It does not take long to see how Germanic peoples may, intentionally or not, start associating gift-giving old men with another. A consequence of Sinterklaas and Odin was the further breaking from his saintly history. Soon, many nations in western Europe started celebrating a figure called “Father Christmas”, called Pere Noel in France.
The 19th Century and Americanisation
Santa became a phonetic derivation from the Dutch Sinterklaas. With America becoming a hodgepodge of British, Dutch, French, Spanish and German settlers, suddenly Christmas traditions, Xmas Flowers and all things Santa began to collide.
Eventually, the 1800s saw “A visit from St. Nicolas” released. Better known as “Twas the Night Before Christmas”. The poem was a collection of different concepts of a gift giver, as well as some original lore for the character. Because the poem was released anonymously, to begin with, the magic of the poem seemed to become a phenomenon. The poem is the origin of St. Nick being described as chubby and plump, with an elf helper to guide him as well as his famous sleigh and reindeer. These are all inventions of the poem, and not from folklore but have since become so famous, it’s impossible to divide Santa from them.
As “Kris Kringle” became more of an American icon, so did the American Century turn Santa into a commercial export. Images of Santa were conveyed through Haddon Sundblom's depiction of him for the Coca-Cola Company's Christmas advertising in the 1930s.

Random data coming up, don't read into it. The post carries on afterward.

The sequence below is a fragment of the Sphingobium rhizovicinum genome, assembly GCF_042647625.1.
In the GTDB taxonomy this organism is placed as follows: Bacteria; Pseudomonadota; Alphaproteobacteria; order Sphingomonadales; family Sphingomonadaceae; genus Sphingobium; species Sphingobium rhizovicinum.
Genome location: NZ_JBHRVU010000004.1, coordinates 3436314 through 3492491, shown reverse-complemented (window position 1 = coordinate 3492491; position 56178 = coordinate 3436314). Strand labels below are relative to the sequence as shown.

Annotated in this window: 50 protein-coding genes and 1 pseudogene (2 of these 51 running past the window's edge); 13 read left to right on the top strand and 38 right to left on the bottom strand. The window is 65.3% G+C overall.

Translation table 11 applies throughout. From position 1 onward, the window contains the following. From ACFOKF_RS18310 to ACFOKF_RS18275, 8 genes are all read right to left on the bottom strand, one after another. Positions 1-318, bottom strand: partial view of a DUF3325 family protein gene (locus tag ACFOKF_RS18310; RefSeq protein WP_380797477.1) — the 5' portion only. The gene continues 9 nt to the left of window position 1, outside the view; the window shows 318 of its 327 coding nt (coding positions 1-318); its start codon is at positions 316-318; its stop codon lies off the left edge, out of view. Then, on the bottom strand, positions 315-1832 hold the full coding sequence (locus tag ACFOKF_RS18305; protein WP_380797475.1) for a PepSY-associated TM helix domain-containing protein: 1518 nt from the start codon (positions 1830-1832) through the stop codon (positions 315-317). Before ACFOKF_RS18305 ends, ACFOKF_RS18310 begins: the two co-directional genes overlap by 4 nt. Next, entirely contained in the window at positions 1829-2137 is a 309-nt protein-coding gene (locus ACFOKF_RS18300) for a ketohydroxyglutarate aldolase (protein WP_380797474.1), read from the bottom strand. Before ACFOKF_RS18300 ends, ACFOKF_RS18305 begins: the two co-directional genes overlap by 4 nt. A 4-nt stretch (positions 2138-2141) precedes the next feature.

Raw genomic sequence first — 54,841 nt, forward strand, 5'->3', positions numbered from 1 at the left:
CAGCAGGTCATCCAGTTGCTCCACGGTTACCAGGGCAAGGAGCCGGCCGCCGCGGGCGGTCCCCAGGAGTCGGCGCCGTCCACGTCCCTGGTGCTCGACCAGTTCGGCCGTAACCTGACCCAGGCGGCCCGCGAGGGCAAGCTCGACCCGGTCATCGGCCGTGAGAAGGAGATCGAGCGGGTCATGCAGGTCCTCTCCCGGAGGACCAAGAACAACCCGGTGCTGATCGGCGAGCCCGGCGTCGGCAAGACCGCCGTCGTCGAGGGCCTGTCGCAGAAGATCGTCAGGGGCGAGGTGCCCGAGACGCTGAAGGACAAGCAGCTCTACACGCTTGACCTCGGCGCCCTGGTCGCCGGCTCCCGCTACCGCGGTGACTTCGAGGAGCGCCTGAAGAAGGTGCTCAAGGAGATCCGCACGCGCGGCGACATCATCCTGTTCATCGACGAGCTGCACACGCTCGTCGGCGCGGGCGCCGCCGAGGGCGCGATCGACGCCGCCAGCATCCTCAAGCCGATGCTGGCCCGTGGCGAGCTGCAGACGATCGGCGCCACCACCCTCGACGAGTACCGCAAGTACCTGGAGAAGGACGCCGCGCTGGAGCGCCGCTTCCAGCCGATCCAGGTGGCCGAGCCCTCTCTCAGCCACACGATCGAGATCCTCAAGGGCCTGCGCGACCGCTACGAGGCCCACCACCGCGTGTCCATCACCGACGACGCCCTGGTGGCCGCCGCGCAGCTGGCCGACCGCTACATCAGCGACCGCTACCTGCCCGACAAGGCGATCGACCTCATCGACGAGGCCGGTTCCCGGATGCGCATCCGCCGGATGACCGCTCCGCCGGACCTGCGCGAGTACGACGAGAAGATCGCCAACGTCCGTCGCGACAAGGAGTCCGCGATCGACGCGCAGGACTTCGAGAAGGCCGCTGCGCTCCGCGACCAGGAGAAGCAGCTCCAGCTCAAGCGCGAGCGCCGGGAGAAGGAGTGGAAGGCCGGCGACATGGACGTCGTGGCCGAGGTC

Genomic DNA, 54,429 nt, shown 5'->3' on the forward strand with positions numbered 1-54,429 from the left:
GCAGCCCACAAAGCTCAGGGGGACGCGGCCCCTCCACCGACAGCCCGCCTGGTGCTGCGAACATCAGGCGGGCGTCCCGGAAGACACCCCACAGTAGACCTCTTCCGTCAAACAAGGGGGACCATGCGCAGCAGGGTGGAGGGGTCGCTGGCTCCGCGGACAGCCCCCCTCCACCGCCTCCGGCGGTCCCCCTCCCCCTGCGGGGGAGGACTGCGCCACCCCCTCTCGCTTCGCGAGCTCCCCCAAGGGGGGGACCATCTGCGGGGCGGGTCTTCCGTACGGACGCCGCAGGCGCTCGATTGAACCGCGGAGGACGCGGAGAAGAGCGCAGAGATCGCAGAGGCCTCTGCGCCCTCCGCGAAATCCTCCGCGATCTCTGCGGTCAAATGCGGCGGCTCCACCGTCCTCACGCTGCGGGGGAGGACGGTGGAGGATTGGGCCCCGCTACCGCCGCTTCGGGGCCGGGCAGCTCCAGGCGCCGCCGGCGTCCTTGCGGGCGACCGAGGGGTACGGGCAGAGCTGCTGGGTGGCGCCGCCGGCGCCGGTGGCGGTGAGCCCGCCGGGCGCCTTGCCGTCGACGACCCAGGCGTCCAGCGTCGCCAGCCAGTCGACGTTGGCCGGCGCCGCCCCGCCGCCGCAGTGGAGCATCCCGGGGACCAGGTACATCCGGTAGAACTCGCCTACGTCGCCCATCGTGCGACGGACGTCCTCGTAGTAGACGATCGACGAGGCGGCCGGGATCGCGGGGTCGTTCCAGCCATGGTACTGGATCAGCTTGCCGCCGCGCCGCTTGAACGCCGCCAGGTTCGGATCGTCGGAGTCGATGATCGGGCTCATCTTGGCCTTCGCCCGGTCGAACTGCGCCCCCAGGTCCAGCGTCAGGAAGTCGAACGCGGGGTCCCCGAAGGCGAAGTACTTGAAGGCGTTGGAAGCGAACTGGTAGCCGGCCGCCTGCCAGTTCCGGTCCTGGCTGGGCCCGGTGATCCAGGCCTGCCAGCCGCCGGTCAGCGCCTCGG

This was not the first time that Santa had been used in an advertisement. Nor was this the origin of his red and white coat or jolly nature. But it certainly has permeated the modern mind as the quintessential Santa depiction, the original despite not being original at all.
The power that this now wields is impossible to quantify. But suffice it to say, he is an icon of immense reach and significance. Half the Christmas stories made today at least feature a reference to Santa, if not including him in the story itself.
Santa is still used as a common advertisement scheme, shoehorned into adverts and commercials to sell products that wouldn’t be made in a toy shop at the North Pole. Believe it or not, he's even been known to push traditional Christmas flowers online. Even the concept of his elves has seen constant evolution. The elves today are often shown as executives at industrialised factories, or digital retailers working for an ever-expansive company.
It’s easy to see that as our relationships with gifts, presents and Christmas evolves, so will Santa and his strange origins continue to permeate throughout our holidays. Pray that, in 200 years, Robo-Santa is not as popular as human Santa is today!
The Gift of a Better World
Santa, Kris Kringle, Pere Noel, no matter what he’s called or how he operates, there’s something strangely united in the western world about him. A sense of generosity, good tidings, enjoyment of fun and dance and drink and merriment. A sense of glowing happiness in an otherwise dark time. It’s a feeling that more and more is needed around the world.
So why not take the step to be a little jollier this Christmas? Maybe brighten the room with a Christmas plant that isn't a fir tree? And in doing so, find a way to buy Xmas flowers that won't harm the world. Amaranté has you covered with a new line of Dried Flowers for Christmas.
All stems in our floral arrangements are entirely carbon neutral. Every environmentally friendly choice has been made to ensure they are the best they can be for the world.
This Christmas, give a gift of a happier, brighter world, without the carbon footprint. Flowers need not bring the world a lump of coal.